The solution to “Blarney Blowout”


Blarney Blowout at Hobart Lane, 2014

The UMass administration, along with many other universities, has been struggling to find a strategic plan for large student gatherings on and off campus. Judging from events like riots in Southwest, Hobart Hoedown and Blarney Blowout, concerns about noise, possible violence and drinking would all need to be addressed. The problem with crowd control is not unique to UMass, yet the school was in the news because of unruly partying and police brutality. The aggressive way the police chose to handle these situations prompted an aggressive response from students

The biggest difference between last year’s Blarney Blowout celebration and the Homecoming Tailgate is in the attire. The students who dressed in green last spring came together at the beginning of this school year wearing maroon, white and black UMass clothing, and the law enforcement ditched the riot gear and tear gas for their everyday uniforms.

Give students a place to celebrate, and contain the party.

The tailgate had a set location near McGuirk where students, alumni, and families were invited, under the non-forceful supervision of law enforcement, to enjoy alcoholic beverages, games, food and entertainment, and show their love for UMass.

“The school understood the amount of people that would be there and that tailgating was a part of the atmosphere. They gave designated areas where this was allowed, kept it well contained, and made it a fun event like at the big football schools that you see on TV,” said Ryan Collins ’13.

The location limited disturbances to the citizens of Amherst because students weren’t wandering around town looking for parties. Blarney Blowout happened all over town—from Brandywine and the Townhouse Apartments, to East Pleasant Street and Amherst Center. The police weren’t breaking up crowds with chemical munitions and force, either.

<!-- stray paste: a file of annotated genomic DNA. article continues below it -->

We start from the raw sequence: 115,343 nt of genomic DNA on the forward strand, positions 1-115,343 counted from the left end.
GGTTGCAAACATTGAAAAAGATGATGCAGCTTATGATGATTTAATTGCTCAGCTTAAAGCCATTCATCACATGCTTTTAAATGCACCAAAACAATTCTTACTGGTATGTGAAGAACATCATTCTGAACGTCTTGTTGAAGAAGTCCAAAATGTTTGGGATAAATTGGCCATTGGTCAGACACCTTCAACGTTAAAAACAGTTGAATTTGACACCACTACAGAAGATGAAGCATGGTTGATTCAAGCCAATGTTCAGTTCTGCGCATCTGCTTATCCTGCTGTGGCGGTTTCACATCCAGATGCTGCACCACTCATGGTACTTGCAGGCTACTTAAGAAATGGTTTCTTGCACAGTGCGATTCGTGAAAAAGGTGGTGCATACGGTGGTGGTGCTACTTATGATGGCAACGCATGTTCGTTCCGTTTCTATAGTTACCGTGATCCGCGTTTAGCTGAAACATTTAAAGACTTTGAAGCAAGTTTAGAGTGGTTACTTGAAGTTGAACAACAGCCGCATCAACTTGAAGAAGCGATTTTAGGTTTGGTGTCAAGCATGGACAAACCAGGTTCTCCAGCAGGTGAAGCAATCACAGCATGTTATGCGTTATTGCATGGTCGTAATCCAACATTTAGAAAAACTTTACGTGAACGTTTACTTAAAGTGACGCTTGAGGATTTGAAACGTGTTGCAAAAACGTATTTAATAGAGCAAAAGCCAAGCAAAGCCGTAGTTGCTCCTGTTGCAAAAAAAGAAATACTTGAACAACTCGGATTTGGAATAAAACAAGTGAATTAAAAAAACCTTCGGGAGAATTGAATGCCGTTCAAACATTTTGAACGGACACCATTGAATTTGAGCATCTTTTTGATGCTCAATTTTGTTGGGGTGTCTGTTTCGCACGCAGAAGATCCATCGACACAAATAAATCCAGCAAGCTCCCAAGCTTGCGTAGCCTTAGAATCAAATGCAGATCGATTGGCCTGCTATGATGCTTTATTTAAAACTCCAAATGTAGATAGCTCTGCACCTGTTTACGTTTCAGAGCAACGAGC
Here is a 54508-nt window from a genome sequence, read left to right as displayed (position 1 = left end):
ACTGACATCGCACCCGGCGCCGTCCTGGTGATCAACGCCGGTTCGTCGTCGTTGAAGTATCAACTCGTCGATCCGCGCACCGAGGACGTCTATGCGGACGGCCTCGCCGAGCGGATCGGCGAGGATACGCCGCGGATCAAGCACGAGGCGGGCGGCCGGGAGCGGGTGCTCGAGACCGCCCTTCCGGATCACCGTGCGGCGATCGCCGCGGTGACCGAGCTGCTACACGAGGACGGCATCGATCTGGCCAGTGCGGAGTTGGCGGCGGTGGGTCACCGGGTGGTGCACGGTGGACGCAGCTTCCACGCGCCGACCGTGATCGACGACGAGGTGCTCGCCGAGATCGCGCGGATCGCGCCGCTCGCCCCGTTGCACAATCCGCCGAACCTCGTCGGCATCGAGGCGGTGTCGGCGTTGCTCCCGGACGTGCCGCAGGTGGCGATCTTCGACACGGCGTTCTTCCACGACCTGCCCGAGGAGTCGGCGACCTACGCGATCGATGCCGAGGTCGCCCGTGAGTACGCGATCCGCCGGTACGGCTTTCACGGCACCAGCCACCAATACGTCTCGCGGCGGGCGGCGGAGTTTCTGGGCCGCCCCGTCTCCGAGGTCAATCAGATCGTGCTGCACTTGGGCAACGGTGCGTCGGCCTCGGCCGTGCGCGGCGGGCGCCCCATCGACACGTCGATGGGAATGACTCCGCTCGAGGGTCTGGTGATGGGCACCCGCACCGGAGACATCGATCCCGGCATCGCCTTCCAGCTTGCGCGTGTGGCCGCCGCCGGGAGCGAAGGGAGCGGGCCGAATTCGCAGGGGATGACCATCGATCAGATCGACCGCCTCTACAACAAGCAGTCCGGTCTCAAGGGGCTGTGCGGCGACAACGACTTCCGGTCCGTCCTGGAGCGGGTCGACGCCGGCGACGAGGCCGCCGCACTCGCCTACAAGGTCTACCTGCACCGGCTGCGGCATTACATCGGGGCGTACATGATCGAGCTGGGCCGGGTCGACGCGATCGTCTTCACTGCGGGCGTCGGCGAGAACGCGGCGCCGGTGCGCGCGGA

“They came in with riot gear, shooting us with pellet guns trying to contain us, while simultaneously pushing us off of the property. They didn’t have a game plan when they broke the party up, and there was no warning. No one knew where to go or what to do,” said Theodora Makris ’16.

Don’t threaten the student body. Invite them to participate on your terms.

Before the Blarney Blowout celebration last spring, Chancellor Subbaswamy sent out an email warning students about the consequences of the “unruly alcohol-fueled behavior” that Blarney is known for. This message informed students who were out of the loop that a massive party was happening, and fueled the fire for older students to party harder.

Everyone on campus knew about the Homecoming Tailgate, however, and they were not informed in a threatening manner. The UMass administration advertised it, encouraged attendance, and set basic rules and guidelines for the event. There were strict times listed for the start and end of the drinking that would be condoned, rules about what types of beverages and games were allowed, and a reminder that the Student Code of Conduct would apply.

A big difference, Ben Tack ’15 said, between the handling of the two events was how “the school embraced the community of coming together, rather than discouraged it at the tailgate. At Blarney, it seemed as if it was us against them, but at the Homecoming tailgate it seemed as if the police were helping us.”

Eliminate or limit guests allowed in the dorms.